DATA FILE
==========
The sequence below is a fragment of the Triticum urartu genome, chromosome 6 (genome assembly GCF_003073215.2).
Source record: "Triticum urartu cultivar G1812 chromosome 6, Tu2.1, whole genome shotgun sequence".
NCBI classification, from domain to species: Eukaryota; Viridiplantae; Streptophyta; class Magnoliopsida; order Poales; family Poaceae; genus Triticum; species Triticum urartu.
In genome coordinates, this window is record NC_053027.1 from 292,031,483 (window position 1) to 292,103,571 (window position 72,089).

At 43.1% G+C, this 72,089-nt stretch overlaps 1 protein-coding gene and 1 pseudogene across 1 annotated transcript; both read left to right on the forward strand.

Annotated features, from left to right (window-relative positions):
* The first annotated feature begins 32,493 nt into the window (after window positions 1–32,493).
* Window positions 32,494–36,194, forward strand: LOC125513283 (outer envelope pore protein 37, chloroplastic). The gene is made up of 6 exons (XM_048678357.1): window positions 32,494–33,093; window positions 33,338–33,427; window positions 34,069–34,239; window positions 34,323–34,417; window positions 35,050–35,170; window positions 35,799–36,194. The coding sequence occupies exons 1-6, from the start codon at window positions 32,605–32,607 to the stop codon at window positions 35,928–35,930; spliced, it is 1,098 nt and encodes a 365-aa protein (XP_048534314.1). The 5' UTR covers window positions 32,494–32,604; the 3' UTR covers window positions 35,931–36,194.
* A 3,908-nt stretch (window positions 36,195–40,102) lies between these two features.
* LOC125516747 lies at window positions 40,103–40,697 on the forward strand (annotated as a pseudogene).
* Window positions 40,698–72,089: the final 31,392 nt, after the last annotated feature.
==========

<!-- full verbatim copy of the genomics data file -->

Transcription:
The sequence below is a fragment of the Triticum urartu genome, chromosome 6 (genome assembly GCF_003073215.2).
Source record: "Triticum urartu cultivar G1812 chromosome 6, Tu2.1, whole genome shotgun sequence".
NCBI classification, from domain to species: Eukaryota; Viridiplantae; Streptophyta; class Magnoliopsida; order Poales; family Poaceae; genus Triticum; species Triticum urartu.
In genome coordinates, this window is record NC_053027.1 from 292,031,483 (window position 1) to 292,103,571 (window position 72,089).

At 43.1% G+C, this 72,089-nt stretch overlaps 1 protein-coding gene and 1 pseudogene across 1 annotated transcript; both read left to right on the forward strand.

Annotated features, from left to right (window-relative positions):
* The first annotated feature begins 32,493 nt into the window (after window positions 1–32,493).
* Window positions 32,494–36,194, forward strand: LOC125513283 (outer envelope pore protein 37, chloroplastic). The gene is made up of 6 exons (XM_048678357.1): window positions 32,494–33,093; window positions 33,338–33,427; window positions 34,069–34,239; window positions 34,323–34,417; window positions 35,050–35,170; window positions 35,799–36,194. The coding sequence occupies exons 1-6, from the start codon at window positions 32,605–32,607 to the stop codon at window positions 35,928–35,930; spliced, it is 1,098 nt and encodes a 365-aa protein (XP_048534314.1). The 5' UTR covers window positions 32,494–32,604; the 3' UTR covers window positions 35,931–36,194.
* A 3,908-nt stretch (window positions 36,195–40,102) lies between these two features.
* LOC125516747 lies at window positions 40,103–40,697 on the forward strand (annotated as a pseudogene).
* Window positions 40,698–72,089: the final 31,392 nt, after the last annotated feature.